HONG KONG/LONDON (Reuters) - British business software group Sage (SGE.L) has confirmed it is considering buying Australian peer MYOB Ltd, after sources familiar with the matter told Reuters it had submitted a bid.
The deal, which could value MYOB at more than $1 billion, would be Sage’s biggest to date and would mark a resumption of the acquisition strategy that has driven the group’s international growth during the last decade.
“Sage can confirm that it is currently considering a potential acquisition of MYOB,” the company said on Tuesday.
MYOB, an abbreviation of the phrase ‘Mind Your Own Business’, is being sold by private equity firms Archer Capital and HarbourVest Partners LLC, which bought it for about A$450 million in 2008. The firms had hired UBS AG UBSN.VX to advise on the sale, sources have said previously.
Bain Capital and Kohlberg Kravis Roberts & Co (KKR.N) had also put in bids for the asset, two sources told Reuters on Monday.
The size of the bids was not known.
Sage, which has a market value of $5.5 billion, supplies business management software to small and medium-sized enterprises.
Sage has grown through acquisitions, typically moving into new markets by buying a local provider of software, and now has more than 6 million customers in more than 50 countries.
The group, based in Newcastle, north-east England, has not struck any major deals in the last three years, choosing instead to pay down debt, but Chief Executive Guy Berruyer said in May that M&A was still part of its strategy.
Shares of Sage pared losses after the company confirmed its interest. They closed down 1.1 percent at 252 pence, underperforming the London market .FTSE and the European technology index .SX8P.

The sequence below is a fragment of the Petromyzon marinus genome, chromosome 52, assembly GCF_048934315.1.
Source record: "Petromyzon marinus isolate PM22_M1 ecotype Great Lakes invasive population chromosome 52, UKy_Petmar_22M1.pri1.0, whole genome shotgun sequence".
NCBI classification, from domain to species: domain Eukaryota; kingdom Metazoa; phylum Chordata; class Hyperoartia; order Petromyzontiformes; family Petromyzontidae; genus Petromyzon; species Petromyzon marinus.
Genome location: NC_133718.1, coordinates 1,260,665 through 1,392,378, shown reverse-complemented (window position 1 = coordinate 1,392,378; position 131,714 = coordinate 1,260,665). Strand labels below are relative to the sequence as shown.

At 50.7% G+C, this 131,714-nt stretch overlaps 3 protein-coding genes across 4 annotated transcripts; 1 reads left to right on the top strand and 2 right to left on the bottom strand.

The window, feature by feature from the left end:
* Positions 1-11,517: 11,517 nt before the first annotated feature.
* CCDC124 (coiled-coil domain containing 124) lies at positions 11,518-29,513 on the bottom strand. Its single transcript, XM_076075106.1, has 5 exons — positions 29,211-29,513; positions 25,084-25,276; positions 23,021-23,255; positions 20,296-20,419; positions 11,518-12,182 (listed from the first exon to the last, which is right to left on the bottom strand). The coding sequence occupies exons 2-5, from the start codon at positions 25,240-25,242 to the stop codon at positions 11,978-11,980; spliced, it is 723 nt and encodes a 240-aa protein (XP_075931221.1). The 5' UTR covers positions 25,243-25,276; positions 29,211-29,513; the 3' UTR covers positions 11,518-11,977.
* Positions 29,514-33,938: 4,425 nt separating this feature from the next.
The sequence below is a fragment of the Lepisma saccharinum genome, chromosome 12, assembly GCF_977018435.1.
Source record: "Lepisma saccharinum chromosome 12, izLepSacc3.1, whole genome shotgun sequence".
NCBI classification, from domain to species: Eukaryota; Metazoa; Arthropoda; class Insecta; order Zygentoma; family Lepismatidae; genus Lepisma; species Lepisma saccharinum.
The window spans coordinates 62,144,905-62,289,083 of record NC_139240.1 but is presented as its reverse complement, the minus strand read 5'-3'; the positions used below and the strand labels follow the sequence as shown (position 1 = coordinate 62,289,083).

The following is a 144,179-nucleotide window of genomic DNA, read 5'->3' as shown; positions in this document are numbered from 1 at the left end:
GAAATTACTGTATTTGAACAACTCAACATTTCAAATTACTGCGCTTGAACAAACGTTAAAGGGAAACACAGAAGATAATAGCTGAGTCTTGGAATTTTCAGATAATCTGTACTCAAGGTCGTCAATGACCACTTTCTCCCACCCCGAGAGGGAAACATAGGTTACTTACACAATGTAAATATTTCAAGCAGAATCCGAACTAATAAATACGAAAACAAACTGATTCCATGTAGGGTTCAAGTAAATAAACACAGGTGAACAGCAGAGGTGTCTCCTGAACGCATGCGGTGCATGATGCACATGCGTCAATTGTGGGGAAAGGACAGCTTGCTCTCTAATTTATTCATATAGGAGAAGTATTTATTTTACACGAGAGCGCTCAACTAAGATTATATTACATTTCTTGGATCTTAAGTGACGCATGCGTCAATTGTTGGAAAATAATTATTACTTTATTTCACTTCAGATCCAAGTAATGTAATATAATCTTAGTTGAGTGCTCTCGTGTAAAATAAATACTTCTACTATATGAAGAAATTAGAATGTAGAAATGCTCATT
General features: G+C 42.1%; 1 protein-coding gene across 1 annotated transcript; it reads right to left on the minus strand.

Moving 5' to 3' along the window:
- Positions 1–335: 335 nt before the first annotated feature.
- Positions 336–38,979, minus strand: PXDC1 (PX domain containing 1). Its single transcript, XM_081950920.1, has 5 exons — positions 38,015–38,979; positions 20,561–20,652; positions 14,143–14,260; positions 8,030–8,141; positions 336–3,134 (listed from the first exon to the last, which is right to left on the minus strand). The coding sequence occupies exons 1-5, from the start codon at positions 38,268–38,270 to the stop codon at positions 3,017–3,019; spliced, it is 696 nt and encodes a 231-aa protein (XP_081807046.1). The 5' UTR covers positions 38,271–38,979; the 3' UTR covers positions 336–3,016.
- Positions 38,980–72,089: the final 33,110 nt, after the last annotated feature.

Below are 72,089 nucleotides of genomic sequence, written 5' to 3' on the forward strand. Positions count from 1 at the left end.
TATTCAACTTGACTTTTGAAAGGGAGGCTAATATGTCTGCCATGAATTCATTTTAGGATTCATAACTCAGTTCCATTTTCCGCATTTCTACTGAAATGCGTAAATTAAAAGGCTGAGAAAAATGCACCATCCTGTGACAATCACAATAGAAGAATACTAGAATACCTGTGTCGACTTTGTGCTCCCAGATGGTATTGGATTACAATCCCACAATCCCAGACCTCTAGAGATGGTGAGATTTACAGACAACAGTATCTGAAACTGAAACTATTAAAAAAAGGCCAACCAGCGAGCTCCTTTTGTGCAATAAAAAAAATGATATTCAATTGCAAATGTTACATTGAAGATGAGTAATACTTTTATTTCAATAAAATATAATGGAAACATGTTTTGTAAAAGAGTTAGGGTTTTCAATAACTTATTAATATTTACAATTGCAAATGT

Analyst Rajeev Bahl at Matrix said MYOB’s customer base would be a very good fit for Sage.
“It’s a sensible deal if done at the right price,” he said.
Execution Noble analyst Vijay Anand agreed that the rationale in buying the leading accountancy software company in Australia was good as long as Sage did not overpay.
“Funding is not a big concern,” he said. “The question mark is over multiples and what synergies they can extract.”
MYOB generates a core profit of about A$100 million, two sources previously told Reuters.
Similar deals in the sector, such as Kohlberg Kravis Roberts & Co buying a majority stake in September 2010 in Norway’s Visma, a company Sage had tried to buy in 2006, have been struck at an enterprise value of around 13 times core profit.
Applying that multiple to MYOB would result in a price tag of about A$1.3 billion ($1.4 billion).
Bids were placed on Thursday last week.
UBS declined comment. Archer and HarbourVest were not immediately available for comment.
Reporting by Stephen Aldred and Paul Sandle; Editing by Chris Lewis, Will Waterman and Bernard Orr